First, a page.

184_notes:e_b_summary

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184_notes:e_b_summary [2021/06/16 18:26]
bartonmo [Static Electric Fields]
184_notes:e_b_summary [2021/06/16 18:36] (current)
bartonmo
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 Now that we have the basics down for both electric and magnetic fields, we will start to consider the cases where charges feel an effect from both electric and magnetic interactions. (We will also return to this idea again at the end of the course.) This page of notes serves as a reminder of some of the important concepts about static electric fields and static magnetic fields that we will be building on for the rest of the semester.  Now that we have the basics down for both electric and magnetic fields, we will start to consider the cases where charges feel an effect from both electric and magnetic interactions. (We will also return to this idea again at the end of the course.) This page of notes serves as a reminder of some of the important concepts about static electric fields and static magnetic fields that we will be building on for the rest of the semester. 
  
-==== Static Electric Fields ====+===== Static Electric Fields =====
 In the beginning of the semester, we talked about how [[184_notes:charge|electric charges]] created electric fields. We talked specifically about the [[184_notes:pc_efield|electric field from point charges]] which points radially outwards for positive charges (or radially inward for negative charges). We then used both computational methods (VPython code) and analytical methods (integration) to find the electric field for [[184_notes:line_fields|lines of charge]], [[course_planning:184_projects:f18_project_3|planes of charge]], and [[184_notes:dist_charges|volumes of charge (cylinders and spheres)]]. In each of these cases, we found that the electric field would still point away from positive charges and toward negative charges. In the beginning of the semester, we talked about how [[184_notes:charge|electric charges]] created electric fields. We talked specifically about the [[184_notes:pc_efield|electric field from point charges]] which points radially outwards for positive charges (or radially inward for negative charges). We then used both computational methods (VPython code) and analytical methods (integration) to find the electric field for [[184_notes:line_fields|lines of charge]], [[course_planning:184_projects:f18_project_3|planes of charge]], and [[184_notes:dist_charges|volumes of charge (cylinders and spheres)]]. In each of these cases, we found that the electric field would still point away from positive charges and toward negative charges.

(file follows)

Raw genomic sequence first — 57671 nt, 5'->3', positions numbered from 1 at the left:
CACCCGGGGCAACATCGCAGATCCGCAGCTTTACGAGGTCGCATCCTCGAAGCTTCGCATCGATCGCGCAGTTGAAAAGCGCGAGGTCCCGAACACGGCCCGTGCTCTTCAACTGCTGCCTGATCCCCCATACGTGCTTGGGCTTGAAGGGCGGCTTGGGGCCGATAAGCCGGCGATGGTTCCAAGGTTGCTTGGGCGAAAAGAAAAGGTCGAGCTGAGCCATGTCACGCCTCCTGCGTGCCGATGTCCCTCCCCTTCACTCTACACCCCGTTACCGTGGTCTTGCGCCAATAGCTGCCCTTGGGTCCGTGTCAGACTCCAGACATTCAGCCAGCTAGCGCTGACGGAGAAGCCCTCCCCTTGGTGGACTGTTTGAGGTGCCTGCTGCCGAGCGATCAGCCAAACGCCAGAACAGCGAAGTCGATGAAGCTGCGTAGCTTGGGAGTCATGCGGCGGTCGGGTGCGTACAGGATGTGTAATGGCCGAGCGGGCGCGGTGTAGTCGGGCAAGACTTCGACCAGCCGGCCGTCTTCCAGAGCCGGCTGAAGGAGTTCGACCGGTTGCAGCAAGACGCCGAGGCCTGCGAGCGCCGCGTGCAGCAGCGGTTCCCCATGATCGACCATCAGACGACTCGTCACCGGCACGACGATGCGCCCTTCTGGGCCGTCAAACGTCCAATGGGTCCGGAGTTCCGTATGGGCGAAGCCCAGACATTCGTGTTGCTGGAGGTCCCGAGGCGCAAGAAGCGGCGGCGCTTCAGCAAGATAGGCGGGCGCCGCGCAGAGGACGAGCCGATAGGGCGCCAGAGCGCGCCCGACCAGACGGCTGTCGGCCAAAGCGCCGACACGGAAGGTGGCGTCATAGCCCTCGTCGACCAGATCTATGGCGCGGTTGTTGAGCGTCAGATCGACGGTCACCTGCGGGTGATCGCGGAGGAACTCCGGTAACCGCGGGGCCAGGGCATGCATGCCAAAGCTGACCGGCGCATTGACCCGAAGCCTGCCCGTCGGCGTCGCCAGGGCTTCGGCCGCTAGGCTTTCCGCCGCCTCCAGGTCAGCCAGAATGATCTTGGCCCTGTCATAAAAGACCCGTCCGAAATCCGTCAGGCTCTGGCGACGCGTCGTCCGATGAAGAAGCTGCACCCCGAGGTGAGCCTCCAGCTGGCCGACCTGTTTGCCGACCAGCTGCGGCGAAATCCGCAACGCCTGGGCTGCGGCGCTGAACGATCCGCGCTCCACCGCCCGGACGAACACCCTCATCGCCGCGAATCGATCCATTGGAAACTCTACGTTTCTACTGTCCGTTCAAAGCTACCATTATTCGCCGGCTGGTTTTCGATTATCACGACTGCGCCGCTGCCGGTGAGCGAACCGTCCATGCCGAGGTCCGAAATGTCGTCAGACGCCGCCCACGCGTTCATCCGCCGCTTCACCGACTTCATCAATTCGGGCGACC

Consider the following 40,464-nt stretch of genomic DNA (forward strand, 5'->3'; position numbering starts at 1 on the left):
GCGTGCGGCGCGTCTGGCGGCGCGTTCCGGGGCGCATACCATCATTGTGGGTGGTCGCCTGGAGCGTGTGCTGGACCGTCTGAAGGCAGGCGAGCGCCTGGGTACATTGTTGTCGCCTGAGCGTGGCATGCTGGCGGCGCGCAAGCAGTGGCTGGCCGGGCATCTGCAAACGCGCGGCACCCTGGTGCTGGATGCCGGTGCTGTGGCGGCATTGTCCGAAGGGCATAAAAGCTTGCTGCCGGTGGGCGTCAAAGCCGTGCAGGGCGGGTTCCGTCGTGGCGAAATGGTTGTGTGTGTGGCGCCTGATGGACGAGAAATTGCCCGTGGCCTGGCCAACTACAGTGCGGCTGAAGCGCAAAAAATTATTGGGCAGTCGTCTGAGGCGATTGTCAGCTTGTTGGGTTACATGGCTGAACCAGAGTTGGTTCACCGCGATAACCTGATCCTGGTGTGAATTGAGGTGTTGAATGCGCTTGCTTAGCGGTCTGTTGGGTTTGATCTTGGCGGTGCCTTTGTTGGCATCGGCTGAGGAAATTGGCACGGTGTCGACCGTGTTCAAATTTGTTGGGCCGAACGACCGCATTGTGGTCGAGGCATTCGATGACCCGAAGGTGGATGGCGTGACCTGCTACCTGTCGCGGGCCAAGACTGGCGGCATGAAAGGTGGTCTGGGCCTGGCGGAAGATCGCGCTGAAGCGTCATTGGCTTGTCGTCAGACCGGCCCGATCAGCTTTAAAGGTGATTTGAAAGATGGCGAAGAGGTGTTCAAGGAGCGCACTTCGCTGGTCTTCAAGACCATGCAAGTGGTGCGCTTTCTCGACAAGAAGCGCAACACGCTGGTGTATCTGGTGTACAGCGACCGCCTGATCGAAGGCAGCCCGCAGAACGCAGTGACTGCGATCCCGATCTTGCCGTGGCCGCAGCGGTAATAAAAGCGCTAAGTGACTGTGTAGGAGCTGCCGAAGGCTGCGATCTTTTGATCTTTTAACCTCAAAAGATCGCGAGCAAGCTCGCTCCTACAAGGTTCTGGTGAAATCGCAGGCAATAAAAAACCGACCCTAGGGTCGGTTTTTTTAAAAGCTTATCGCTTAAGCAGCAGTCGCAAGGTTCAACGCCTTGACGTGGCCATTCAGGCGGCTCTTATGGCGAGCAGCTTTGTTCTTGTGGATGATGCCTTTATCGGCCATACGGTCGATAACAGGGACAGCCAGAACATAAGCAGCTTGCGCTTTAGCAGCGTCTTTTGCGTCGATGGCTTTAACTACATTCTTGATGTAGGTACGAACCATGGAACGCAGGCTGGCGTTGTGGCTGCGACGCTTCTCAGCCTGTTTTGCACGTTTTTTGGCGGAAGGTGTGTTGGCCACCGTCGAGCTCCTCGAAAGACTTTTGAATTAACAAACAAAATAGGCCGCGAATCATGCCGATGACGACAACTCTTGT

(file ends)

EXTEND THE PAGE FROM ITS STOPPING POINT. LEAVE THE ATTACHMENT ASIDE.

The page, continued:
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 The [[184_notes:pc_force|electric force]] was then defined by how a charge would interact with an electric field: $\vec{F}_{E}=q\vec{E}$. Because the charge is a scalar value, the electric force will always point either in the same direction as the electric field (for positive charges) or opposite the electric field (for negative charges), which will cause the charge to accelerate. Since the path that the charges follow is in the same direction as the electric force, we can [[184_notes:pc_vefu|relate the electric force]] to a change in [[184_notes:pc_energy|electric potential energy]] or to a change in [[184_notes:pc_potential|electric potential.]]  The [[184_notes:pc_force|electric force]] was then defined by how a charge would interact with an electric field: $\vec{F}_{E}=q\vec{E}$. Because the charge is a scalar value, the electric force will always point either in the same direction as the electric field (for positive charges) or opposite the electric field (for negative charges), which will cause the charge to accelerate. Since the path that the charges follow is in the same direction as the electric force, we can [[184_notes:pc_vefu|relate the electric force]] to a change in [[184_notes:pc_energy|electric potential energy]] or to a change in [[184_notes:pc_potential|electric potential.]] 
  
-==== Static Magnetic Fields ====+===== Static Magnetic Fields =====
 In contrast to electric fields, we found that a [[184_notes:moving_q|moving charge created a magnetic field]] that was **perpendicular** to motion of the moving charge. This meant that the magnetic field pointed circularly around a moving charge, which we were able to determine using the [[184_notes:rhr|right hand rule]]. Again, we used computational and analytical methods to show that the [[184_notes:b_current|magnetic field from a current]] also followed a similar pattern. From these basic sources, we could then extend to the magnetic field from [[184_notes:b_shapes|current loops]], from [[184_notes:perm_mag|bar magnets]], and (briefly) from [[184_notes:b_shapes|solenoids]]. In contrast to electric fields, we found that a [[184_notes:moving_q|moving charge created a magnetic field]] that was **perpendicular** to motion of the moving charge. This meant that the magnetic field pointed circularly around a moving charge, which we were able to determine using the [[184_notes:rhr|right hand rule]]. Again, we used computational and analytical methods to show that the [[184_notes:b_current|magnetic field from a current]] also followed a similar pattern. From these basic sources, we could then extend to the magnetic field from [[184_notes:b_shapes|current loops]], from [[184_notes:perm_mag|bar magnets]], and (briefly) from [[184_notes:b_shapes|solenoids]].
  
  • 184_notes/e_b_summary.txt
  • Last modified: 2021/06/16 18:36
  • by bartonmo